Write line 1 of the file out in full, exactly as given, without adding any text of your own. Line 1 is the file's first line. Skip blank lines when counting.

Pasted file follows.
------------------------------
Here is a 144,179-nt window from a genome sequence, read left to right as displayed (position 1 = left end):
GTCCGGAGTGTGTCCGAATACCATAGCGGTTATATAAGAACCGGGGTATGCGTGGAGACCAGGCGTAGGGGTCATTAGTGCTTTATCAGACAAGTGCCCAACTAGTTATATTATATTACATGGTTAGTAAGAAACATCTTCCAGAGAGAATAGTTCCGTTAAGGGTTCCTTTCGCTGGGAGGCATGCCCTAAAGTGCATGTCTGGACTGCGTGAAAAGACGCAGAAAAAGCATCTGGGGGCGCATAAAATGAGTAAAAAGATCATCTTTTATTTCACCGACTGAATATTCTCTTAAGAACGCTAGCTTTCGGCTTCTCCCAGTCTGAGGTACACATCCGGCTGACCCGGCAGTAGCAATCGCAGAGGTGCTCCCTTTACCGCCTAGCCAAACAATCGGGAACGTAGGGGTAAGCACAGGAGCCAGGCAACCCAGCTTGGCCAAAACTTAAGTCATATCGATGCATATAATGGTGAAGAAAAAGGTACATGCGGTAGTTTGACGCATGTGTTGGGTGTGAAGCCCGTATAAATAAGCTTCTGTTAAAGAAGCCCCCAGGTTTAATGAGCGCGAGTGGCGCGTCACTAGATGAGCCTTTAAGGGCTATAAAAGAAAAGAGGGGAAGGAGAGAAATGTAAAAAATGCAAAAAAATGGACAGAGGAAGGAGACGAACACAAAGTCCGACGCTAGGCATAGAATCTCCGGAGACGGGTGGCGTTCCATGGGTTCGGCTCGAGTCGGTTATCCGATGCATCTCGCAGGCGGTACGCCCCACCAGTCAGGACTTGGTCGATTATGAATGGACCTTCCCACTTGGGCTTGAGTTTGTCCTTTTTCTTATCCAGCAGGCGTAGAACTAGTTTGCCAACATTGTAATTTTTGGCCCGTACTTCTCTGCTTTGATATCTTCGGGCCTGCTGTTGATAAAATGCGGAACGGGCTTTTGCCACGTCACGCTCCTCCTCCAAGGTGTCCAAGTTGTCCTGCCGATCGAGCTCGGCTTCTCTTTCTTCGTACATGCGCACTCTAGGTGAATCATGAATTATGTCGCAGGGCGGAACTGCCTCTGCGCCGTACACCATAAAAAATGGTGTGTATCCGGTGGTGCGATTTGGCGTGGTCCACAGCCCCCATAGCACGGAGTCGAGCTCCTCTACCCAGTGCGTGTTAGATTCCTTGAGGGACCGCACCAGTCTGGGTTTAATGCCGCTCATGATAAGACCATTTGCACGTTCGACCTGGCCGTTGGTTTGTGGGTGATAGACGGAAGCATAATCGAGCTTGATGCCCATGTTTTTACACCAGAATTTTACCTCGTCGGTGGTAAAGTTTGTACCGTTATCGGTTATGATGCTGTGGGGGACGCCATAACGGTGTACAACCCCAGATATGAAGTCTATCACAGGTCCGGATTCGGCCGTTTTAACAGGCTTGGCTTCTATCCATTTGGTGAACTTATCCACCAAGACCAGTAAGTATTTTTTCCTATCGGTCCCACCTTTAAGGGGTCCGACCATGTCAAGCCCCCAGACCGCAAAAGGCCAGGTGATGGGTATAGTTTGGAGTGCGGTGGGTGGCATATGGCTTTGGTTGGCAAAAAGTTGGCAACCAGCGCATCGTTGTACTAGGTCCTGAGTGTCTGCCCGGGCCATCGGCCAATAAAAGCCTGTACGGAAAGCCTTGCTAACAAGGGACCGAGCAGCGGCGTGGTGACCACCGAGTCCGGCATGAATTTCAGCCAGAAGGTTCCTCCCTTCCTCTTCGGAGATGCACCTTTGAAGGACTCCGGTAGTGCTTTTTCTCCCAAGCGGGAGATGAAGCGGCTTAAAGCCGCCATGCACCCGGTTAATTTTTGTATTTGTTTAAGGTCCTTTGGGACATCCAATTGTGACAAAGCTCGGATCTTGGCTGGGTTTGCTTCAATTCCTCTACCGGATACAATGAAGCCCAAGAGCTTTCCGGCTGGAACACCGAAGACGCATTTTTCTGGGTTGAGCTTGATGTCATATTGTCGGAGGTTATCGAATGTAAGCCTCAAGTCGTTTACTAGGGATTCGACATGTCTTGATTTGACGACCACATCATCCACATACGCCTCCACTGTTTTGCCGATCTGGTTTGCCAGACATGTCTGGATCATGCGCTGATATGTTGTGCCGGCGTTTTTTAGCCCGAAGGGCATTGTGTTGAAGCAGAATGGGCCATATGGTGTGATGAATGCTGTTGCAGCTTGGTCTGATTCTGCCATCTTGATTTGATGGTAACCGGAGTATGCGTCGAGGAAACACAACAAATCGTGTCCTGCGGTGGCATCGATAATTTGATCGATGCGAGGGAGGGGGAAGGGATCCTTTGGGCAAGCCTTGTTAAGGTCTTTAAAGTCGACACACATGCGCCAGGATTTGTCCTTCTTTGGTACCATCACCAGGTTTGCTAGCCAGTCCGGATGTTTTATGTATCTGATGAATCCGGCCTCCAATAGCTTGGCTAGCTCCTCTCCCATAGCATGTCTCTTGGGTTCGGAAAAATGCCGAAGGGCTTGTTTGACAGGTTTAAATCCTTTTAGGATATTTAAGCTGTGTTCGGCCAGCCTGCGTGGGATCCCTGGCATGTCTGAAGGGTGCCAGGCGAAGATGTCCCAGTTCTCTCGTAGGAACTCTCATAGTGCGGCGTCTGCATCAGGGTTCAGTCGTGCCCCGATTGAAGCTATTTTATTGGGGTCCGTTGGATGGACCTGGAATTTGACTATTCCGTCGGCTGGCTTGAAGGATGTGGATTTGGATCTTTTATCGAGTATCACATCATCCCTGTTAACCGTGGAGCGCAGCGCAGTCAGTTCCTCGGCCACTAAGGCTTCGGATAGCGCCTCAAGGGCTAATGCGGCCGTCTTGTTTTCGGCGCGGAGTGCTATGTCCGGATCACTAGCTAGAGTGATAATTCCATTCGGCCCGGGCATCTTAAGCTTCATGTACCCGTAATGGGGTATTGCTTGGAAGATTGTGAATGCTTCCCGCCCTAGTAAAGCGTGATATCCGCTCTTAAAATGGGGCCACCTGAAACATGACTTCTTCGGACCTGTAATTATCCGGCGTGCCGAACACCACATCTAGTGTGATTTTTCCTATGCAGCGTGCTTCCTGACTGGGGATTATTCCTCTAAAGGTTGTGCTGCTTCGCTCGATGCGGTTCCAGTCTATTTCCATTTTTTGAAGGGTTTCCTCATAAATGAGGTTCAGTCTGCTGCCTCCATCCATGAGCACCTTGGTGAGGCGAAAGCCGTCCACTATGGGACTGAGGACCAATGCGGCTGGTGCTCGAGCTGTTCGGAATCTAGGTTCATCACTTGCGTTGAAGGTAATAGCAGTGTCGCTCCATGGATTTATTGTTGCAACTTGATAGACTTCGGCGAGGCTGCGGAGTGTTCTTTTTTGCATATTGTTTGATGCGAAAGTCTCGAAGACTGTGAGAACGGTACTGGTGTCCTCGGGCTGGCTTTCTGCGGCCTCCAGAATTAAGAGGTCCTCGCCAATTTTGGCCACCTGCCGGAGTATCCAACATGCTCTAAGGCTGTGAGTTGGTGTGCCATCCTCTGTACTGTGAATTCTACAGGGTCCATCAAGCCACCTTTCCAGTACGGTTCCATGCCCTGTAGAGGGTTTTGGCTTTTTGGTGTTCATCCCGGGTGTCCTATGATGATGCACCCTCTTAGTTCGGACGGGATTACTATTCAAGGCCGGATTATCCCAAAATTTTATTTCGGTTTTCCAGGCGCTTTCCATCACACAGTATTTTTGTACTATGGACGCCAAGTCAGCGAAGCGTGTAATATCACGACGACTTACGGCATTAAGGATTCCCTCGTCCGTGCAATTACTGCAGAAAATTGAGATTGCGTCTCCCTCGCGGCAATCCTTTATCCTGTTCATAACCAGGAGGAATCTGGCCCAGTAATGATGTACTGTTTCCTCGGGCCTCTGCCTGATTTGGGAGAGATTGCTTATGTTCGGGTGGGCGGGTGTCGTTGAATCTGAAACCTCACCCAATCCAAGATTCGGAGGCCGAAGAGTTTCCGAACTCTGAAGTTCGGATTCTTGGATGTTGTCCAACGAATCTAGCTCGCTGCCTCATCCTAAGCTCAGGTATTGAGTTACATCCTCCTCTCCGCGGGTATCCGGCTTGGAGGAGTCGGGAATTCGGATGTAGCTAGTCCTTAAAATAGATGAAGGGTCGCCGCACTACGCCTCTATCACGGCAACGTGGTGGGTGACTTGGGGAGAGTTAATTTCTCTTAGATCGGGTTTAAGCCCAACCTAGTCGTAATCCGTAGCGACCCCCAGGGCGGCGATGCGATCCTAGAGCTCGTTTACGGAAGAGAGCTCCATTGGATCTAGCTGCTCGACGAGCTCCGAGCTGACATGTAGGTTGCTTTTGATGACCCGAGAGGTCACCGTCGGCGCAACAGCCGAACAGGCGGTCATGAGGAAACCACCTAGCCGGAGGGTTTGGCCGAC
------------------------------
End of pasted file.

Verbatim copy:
Here is a 144,179-nt window from a genome sequence, read left to right as displayed (position 1 = left end):